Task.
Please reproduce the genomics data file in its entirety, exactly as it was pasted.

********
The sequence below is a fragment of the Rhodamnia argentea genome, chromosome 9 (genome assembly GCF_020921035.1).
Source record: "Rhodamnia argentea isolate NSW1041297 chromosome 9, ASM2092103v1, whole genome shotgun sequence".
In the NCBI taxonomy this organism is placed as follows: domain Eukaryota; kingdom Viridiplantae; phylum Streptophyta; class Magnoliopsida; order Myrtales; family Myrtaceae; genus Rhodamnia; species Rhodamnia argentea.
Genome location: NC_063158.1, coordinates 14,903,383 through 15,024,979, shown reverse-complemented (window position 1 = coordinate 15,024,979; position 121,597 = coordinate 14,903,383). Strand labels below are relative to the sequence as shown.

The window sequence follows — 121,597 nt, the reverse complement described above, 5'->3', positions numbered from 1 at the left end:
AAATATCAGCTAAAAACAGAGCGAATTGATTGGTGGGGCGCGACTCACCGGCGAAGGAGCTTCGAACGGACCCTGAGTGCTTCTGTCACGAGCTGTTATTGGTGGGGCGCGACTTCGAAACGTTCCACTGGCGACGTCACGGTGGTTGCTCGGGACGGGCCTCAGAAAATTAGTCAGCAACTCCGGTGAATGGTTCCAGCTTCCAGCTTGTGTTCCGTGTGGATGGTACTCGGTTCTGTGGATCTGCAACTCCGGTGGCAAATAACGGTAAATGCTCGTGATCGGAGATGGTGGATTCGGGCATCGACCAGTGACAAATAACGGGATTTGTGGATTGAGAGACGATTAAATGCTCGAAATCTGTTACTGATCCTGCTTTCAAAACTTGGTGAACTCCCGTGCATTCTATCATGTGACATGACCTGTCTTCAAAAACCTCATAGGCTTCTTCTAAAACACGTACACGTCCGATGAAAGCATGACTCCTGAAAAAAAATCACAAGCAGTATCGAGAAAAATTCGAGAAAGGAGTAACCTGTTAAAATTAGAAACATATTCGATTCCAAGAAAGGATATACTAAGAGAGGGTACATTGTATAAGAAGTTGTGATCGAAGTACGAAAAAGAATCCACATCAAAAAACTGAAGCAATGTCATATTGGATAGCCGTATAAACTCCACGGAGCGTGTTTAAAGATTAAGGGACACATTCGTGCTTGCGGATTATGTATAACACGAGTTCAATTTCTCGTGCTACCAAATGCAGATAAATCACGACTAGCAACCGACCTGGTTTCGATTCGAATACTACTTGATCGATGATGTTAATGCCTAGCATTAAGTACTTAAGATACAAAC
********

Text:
The sequence below is a fragment of the Rhodamnia argentea genome, chromosome 9 (genome assembly GCF_020921035.1).
Source record: "Rhodamnia argentea isolate NSW1041297 chromosome 9, ASM2092103v1, whole genome shotgun sequence".
In the NCBI taxonomy this organism is placed as follows: domain Eukaryota; kingdom Viridiplantae; phylum Streptophyta; class Magnoliopsida; order Myrtales; family Myrtaceae; genus Rhodamnia; species Rhodamnia argentea.
Genome location: NC_063158.1, coordinates 14,903,383 through 15,024,979, shown reverse-complemented (window position 1 = coordinate 15,024,979; position 121,597 = coordinate 14,903,383). Strand labels below are relative to the sequence as shown.

The window sequence follows — 121,597 nt, the reverse complement described above, 5'->3', positions numbered from 1 at the left end:
AAATATCAGCTAAAAACAGAGCGAATTGATTGGTGGGGCGCGACTCACCGGCGAAGGAGCTTCGAACGGACCCTGAGTGCTTCTGTCACGAGCTGTTATTGGTGGGGCGCGACTTCGAAACGTTCCACTGGCGACGTCACGGTGGTTGCTCGGGACGGGCCTCAGAAAATTAGTCAGCAACTCCGGTGAATGGTTCCAGCTTCCAGCTTGTGTTCCGTGTGGATGGTACTCGGTTCTGTGGATCTGCAACTCCGGTGGCAAATAACGGTAAATGCTCGTGATCGGAGATGGTGGATTCGGGCATCGACCAGTGACAAATAACGGGATTTGTGGATTGAGAGACGATTAAATGCTCGAAATCTGTTACTGATCCTGCTTTCAAAACTTGGTGAACTCCCGTGCATTCTATCATGTGACATGACCTGTCTTCAAAAACCTCATAGGCTTCTTCTAAAACACGTACACGTCCGATGAAAGCATGACTCCTGAAAAAAAATCACAAGCAGTATCGAGAAAAATTCGAGAAAGGAGTAACCTGTTAAAATTAGAAACATATTCGATTCCAAGAAAGGATATACTAAGAGAGGGTACATTGTATAAGAAGTTGTGATCGAAGTACGAAAAAGAATCCACATCAAAAAACTGAAGCAATGTCATATTGGATAGCCGTATAAACTCCACGGAGCGTGTTTAAAGATTAAGGGACACATTCGTGCTTGCGGATTATGTATAACACGAGTTCAATTTCTCGTGCTACCAAATGCAGATAAATCACGACTAGCAACCGACCTGGTTTCGATTCGAATACTACTTGATCGATGATGTTAATGCCTAGCATTAAGTACTTAAGATACAAAC